- orders came through transferring me to the 45th Division at Ft. Devens, Mass.
The final outcome of Pfc. Landry's Line of Duty board remains in limbo.
I was haunted during the entire time of combat in Italy by a fear that the next
runner coming up the rocky path to the Aid Station in the mountains above Cassino
would be carrying a manila-wrapped package bulging with those familiar papers,
requesting that I reply by endorsement. And even now, thirty years later, there
is a feeling of unease on seeing any suitably sized, official looking package
that measures more than two feet in depth.
(c) The Bulletin of the
Muscogee County (Georgia) Medical Society, "The Doctor's Lounge", Jan
1972, Vol. XIX No.1, p.8
William H. Schaefer, U. S. Army, Ret.
Last month we attended a pleasant gathering at White's Bookstore where retired
Colonel William H. Schaefer was autographing his newly published book on economics,
Shares. It is a small and interesting volume written in parable form. It explains
in painstakingly simple and logical fashion the monetary system and its fallacies,
and at the end offers some of Colonel Schaefer's uncluttered thinking on what
should be done about this mess.
We have been an admirer of the Colonel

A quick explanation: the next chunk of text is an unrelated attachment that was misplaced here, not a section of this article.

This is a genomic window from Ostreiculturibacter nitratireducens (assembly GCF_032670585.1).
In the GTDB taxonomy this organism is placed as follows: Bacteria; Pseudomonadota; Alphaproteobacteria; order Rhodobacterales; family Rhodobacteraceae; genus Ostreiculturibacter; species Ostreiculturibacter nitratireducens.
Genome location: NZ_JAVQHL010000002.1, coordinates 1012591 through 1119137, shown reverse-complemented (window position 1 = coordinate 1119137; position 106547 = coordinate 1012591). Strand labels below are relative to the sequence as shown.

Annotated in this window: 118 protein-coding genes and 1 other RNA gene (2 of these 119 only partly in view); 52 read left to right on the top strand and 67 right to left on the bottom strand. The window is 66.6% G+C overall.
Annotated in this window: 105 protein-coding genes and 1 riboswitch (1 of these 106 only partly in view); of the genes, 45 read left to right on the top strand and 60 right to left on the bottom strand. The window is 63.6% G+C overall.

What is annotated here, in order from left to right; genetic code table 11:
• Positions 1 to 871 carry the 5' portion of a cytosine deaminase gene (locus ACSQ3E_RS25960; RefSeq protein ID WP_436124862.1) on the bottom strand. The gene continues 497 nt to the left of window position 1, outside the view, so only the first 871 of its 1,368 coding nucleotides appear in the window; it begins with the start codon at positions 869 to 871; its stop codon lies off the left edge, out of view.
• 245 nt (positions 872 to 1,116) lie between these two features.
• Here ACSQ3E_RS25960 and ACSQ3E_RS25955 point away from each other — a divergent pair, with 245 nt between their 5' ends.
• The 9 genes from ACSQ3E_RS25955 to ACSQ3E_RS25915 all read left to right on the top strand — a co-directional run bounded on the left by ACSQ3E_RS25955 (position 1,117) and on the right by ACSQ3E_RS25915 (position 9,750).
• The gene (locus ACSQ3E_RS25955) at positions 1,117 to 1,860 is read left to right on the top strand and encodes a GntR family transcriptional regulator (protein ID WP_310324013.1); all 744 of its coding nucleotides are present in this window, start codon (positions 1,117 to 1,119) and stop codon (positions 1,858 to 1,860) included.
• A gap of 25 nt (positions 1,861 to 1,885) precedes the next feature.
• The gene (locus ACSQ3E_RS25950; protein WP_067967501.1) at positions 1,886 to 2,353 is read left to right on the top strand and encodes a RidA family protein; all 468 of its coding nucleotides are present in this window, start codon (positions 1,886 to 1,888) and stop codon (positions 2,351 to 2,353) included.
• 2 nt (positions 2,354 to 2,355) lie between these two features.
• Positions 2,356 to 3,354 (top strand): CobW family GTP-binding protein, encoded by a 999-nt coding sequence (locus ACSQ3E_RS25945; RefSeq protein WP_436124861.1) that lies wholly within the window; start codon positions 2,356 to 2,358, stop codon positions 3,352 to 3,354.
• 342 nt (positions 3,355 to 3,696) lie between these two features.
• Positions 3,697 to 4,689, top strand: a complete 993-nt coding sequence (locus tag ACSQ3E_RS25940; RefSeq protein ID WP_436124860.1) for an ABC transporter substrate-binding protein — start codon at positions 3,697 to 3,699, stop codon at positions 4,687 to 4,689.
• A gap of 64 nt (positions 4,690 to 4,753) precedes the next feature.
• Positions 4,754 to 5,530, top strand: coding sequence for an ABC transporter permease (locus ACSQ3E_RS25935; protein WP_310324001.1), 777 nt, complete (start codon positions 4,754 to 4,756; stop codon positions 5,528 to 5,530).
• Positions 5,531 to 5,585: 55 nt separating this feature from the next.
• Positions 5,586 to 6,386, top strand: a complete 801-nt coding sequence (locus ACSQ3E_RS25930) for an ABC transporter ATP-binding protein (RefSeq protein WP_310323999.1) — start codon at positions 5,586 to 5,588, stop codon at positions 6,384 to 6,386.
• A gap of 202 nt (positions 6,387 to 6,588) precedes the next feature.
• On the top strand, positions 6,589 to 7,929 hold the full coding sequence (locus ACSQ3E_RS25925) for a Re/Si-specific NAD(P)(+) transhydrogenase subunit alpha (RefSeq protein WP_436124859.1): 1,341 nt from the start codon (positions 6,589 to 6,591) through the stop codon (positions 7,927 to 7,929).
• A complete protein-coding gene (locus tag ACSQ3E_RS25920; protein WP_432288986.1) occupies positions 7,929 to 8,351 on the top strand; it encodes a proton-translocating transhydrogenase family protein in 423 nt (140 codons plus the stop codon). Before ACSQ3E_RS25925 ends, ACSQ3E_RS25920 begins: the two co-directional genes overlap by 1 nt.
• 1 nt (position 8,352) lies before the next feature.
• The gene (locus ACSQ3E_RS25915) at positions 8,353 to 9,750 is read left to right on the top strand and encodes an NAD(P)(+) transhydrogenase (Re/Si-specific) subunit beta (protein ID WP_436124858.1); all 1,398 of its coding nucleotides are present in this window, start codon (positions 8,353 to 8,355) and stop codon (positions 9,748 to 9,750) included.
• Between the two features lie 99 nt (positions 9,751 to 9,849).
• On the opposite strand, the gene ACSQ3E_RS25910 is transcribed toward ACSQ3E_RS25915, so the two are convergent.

for many years. His unfortunate capture early in the Mediterranean campaign of
World War II, and his subsequent long incarceration as a German prisoner of war,
interrupted an outstanding military career and deprived the Army and the country
of a personality that would have been one of its top General Officers. Colonel
Schaefer might best be described in the words of Dr. William Bean, who spoke of
an eighteenth century English physician as a man who ". . . has lived a life
of quiet rebellion against some of the organized assininities of contemporary
existence." From our own past experience, we can vouch for Colonel Willie's
rebelliousness, his integrity and intellect, and his direct, forceful approach
45th Infantry Division was the first Unit to train at Camp Edwards.
the summer of 1942, as a Battalion Surgeon with Colonel Schaefer's 500 man special